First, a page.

HIV incidence halved among injecting drugs users in network outreach programme - Ukraine

HIV incidence among people who inject drugs (PWIDs) in Ukraine: results from a clustered randomised trial.

Booth RE, Davis JM, Dvoryak S, Brewster JT, Lisovska O, Strathdee SA, Latkin CA. Lancet HIV. 2016 Oct;3(10):e482-9. doi: 10.1016/S2352-3018(16)30040-6. Epub 2016 Jul 29.

Background: HIV prevalence among people who inject drugs (PWID) in Ukraine is among the highest in the world. In this study, we aimed to assess whether a social network intervention was superior to HIV testing and counselling in affecting HIV incidence among PWID. Although this was not the primary aim of the study, it is associated with reducing drug and sex risk behaviours, which were primary aims.

Methods: In this clustered randomised trial, PWID who were 16 years of age or older, had used self-reported drug injection in the past 30 days, were willing to be interviewed for about 1 hour and tested for HIV, were not too impaired to comprehend and provide informed consent, and, for this paper, who tested HIV negative at baseline were recruited from the streets by project outreach workers in three cities in southern and eastern Ukraine: Odessa, Donetsk, and Nikolayev. Index or peer leaders, along with two of their network members, were randomly assigned (1:1) by the study statistician to the testing and counselling block (control group) or the testing and counselling plus a social network intervention block (intervention group). No stratification or minimisation was done. Participants in the network intervention received five sessions to train their network members in risk reduction. Those participants assigned to the control group received no further intervention after counselling. The main outcome of this study was HIV seroconversion in the intent-to-treat population as estimated with Cox regression and incorporating a gamma frailty term to account for clustering. This trial is registered with, number NCT01159704.

Findings: Between July 12, 2010, and Nov 23, 2012, 2304 PWIDs were recruited, 1200 of whom were HIV negative and are included in the present study. 589 index or peer leaders were randomly assigned to the control group and 611 were assigned to the intervention group. Of the 1200 HIV-negative participants, 1085 (90%) were retained at 12 months. In 553.0 person-years in the intervention group, 102 participants had seroconversion (incidence density 18.45 per 100 person-years; 95% CI 14.87-22.03); in 497.1 person-years in the control group 158 participants seroconverted (31.78 per 100 person-years; 26.83-36.74). This corresponded to a reduced hazard in the intervention group (hazard ratio 0.53, 95% CI 0.38-0.76, p=0.0003). No study-related adverse events were reported.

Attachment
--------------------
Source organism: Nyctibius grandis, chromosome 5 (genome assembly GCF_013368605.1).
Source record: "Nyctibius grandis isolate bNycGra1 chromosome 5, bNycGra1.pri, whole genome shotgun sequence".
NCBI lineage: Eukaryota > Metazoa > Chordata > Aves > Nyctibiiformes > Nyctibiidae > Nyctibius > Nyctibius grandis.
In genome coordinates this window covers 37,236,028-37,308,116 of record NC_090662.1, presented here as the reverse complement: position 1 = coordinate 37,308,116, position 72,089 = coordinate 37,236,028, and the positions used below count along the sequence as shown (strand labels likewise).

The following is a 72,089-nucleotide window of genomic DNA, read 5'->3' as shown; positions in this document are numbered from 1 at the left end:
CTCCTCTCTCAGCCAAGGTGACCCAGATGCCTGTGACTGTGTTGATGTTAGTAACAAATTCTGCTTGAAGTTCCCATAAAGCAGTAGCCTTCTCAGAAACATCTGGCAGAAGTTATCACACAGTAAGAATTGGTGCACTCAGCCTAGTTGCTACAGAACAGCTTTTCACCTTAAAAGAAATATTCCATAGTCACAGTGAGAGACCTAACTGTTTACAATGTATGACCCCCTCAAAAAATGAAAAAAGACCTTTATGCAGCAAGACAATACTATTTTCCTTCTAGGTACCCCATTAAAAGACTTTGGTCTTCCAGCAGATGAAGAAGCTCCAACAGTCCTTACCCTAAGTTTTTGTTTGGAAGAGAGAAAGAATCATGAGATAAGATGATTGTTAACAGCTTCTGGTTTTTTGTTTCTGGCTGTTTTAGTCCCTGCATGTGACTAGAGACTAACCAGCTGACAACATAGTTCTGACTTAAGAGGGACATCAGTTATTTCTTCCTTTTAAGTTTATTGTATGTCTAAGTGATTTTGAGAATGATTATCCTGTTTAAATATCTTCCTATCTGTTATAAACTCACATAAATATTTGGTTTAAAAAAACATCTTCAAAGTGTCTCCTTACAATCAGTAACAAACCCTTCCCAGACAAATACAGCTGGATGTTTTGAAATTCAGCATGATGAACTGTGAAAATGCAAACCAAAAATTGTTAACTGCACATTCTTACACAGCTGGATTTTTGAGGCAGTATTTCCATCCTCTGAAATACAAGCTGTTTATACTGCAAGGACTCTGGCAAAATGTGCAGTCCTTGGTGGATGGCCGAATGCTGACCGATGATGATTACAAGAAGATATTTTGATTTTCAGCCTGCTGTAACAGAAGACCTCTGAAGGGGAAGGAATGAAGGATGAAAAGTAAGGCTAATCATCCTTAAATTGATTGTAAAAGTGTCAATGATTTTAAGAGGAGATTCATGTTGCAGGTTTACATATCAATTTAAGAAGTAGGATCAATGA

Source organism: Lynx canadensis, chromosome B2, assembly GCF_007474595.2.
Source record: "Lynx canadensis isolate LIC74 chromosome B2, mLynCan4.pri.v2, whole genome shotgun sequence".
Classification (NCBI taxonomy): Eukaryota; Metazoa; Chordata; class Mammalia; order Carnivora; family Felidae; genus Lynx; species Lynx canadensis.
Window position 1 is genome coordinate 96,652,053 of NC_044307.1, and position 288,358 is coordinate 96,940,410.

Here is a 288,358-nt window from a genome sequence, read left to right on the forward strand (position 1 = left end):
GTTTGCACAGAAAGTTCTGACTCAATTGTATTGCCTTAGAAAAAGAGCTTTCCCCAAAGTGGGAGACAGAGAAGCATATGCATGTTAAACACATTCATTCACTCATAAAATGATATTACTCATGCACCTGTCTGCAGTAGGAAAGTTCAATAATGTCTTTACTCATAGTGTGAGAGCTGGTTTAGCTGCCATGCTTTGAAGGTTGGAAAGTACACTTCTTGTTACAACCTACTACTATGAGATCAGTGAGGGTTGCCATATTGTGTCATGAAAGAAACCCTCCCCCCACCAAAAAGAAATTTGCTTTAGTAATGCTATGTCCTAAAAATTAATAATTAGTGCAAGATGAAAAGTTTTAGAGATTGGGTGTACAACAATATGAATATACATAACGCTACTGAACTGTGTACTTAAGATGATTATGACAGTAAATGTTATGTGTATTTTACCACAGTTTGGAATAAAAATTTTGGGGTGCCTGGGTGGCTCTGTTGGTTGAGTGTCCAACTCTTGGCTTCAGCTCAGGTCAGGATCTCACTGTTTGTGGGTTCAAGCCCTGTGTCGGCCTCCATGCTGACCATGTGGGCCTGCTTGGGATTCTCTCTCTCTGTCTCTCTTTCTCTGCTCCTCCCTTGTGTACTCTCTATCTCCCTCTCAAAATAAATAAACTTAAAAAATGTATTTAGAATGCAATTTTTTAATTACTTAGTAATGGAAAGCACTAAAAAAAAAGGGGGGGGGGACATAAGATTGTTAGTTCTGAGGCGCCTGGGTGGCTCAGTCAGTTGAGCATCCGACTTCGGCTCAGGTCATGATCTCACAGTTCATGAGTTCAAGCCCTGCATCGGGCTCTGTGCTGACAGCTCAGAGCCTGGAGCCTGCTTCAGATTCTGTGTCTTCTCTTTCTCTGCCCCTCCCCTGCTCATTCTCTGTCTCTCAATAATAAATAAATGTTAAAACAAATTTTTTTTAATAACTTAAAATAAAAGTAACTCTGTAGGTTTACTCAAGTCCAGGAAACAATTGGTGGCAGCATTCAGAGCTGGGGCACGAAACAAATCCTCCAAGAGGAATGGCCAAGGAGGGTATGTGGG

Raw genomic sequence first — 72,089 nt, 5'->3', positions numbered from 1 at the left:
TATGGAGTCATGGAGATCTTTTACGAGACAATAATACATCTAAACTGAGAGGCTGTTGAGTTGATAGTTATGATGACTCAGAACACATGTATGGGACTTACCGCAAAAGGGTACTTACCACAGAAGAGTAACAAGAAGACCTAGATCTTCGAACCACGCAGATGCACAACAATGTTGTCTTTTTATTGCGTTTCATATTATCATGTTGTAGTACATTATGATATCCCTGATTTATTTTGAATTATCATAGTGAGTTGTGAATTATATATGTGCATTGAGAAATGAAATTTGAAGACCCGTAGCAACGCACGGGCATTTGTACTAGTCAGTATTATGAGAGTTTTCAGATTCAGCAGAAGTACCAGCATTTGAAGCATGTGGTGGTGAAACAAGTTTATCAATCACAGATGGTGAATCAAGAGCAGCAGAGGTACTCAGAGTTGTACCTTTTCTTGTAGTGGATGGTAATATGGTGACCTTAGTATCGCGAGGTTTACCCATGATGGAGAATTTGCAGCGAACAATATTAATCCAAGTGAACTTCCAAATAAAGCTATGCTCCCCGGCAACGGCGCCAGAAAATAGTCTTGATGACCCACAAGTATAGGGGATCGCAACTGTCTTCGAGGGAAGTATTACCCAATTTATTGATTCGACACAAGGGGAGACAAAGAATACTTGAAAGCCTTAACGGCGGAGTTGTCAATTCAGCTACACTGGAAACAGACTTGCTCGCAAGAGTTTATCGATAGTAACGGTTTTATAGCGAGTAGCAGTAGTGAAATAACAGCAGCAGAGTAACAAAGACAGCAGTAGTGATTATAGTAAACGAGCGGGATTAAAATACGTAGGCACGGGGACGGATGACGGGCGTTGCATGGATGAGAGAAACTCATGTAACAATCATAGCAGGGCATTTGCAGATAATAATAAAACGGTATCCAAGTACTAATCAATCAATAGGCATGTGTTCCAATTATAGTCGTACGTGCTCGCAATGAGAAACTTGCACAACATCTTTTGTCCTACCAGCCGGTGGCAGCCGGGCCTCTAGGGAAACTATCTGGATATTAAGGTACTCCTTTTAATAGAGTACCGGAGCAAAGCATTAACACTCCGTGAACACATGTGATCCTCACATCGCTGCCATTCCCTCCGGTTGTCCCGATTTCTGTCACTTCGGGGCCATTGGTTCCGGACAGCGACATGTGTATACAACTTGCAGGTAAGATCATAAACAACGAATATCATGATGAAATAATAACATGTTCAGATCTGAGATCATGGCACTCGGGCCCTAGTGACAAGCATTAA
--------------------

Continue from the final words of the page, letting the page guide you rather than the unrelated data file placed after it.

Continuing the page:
Interpretation: These data provide strong support for integrating peer education into comprehensive HIV prevention programmes for PWID and suggest the value in developing and testing peer-led interventions to improve access and adherence to pre-exposure prophylaxis and antiretroviral therapy.

Abstract [1]  Full-text [free] access  [2]

Editor’s notes: People who inject drugs are at high risk of HIV infection, and, in many settings, are unlikely to have appropriate access to HIV prevention programmes. This study is a secondary, subgroup analysis of a randomised control of a social network programme for people who inject drugs in Ukraine (the primary outcome was HIV risk taking behaviour). The investigators recruited 256 index users, who subsequently recruited fellow members of their injection network to the study. Half (n=128) of the index participants were randomized to a two-week training programme in risk reduction education. These “peer leaders” were trained with the intention that they would disseminate these skills within their injection networks. The HIV incidence was alarmingly high. After 12 months, for the sub-group of participants who were initially HIV-negative, the incidence of seroconversion was 31.9/100 person-years in the control networks and 18.4/100 person-years in the programme networks, representing a 47% reduction in incidence associated with the programme. This study is notable for its randomized design, low attrition, close collaboration with local non-governmental organizations, a study protocol adaptation process which engaged drugs users and dealers, and a biological outcome measure. Further research can consider the economic costs for each averted HIV infection, whether the programme effects varied by other factors, and assessment of the extent to which the risk reduction skills were shared beyond study participants. The very high incidence, even among those receiving the intervention, emphasize the need for much greater investment in harm reduction approaches.

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